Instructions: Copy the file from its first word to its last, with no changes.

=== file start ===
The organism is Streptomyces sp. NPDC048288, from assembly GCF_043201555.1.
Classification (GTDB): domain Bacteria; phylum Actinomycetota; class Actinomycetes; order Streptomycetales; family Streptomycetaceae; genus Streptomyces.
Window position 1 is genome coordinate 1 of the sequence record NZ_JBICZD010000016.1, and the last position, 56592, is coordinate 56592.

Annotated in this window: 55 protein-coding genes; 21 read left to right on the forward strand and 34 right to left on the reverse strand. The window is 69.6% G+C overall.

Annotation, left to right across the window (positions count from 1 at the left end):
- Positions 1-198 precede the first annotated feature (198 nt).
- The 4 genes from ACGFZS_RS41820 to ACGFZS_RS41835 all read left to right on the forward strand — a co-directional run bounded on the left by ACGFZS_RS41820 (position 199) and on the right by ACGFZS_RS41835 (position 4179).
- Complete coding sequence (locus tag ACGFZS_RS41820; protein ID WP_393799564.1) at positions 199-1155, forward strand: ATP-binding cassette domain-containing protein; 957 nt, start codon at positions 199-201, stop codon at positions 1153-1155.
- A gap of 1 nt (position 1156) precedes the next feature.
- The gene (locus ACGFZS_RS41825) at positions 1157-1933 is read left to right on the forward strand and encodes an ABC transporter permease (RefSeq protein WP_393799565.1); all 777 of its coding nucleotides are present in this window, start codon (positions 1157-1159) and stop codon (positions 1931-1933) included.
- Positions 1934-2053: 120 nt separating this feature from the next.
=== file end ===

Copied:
The organism is Streptomyces sp. NPDC048288, from assembly GCF_043201555.1.
Classification (GTDB): domain Bacteria; phylum Actinomycetota; class Actinomycetes; order Streptomycetales; family Streptomycetaceae; genus Streptomyces.
Window position 1 is genome coordinate 1 of the sequence record NZ_JBICZD010000016.1, and the last position, 56592, is coordinate 56592.

Annotated in this window: 55 protein-coding genes; 21 read left to right on the forward strand and 34 right to left on the reverse strand. The window is 69.6% G+C overall.

Annotation, left to right across the window (positions count from 1 at the left end):
- Positions 1-198 precede the first annotated feature (198 nt).
- The 4 genes from ACGFZS_RS41820 to ACGFZS_RS41835 all read left to right on the forward strand — a co-directional run bounded on the left by ACGFZS_RS41820 (position 199) and on the right by ACGFZS_RS41835 (position 4179).
- Complete coding sequence (locus tag ACGFZS_RS41820; protein ID WP_393799564.1) at positions 199-1155, forward strand: ATP-binding cassette domain-containing protein; 957 nt, start codon at positions 199-201, stop codon at positions 1153-1155.
- A gap of 1 nt (position 1156) precedes the next feature.
- The gene (locus ACGFZS_RS41825) at positions 1157-1933 is read left to right on the forward strand and encodes an ABC transporter permease (RefSeq protein WP_393799565.1); all 777 of its coding nucleotides are present in this window, start codon (positions 1157-1159) and stop codon (positions 1931-1933) included.
- Positions 1934-2053: 120 nt separating this feature from the next.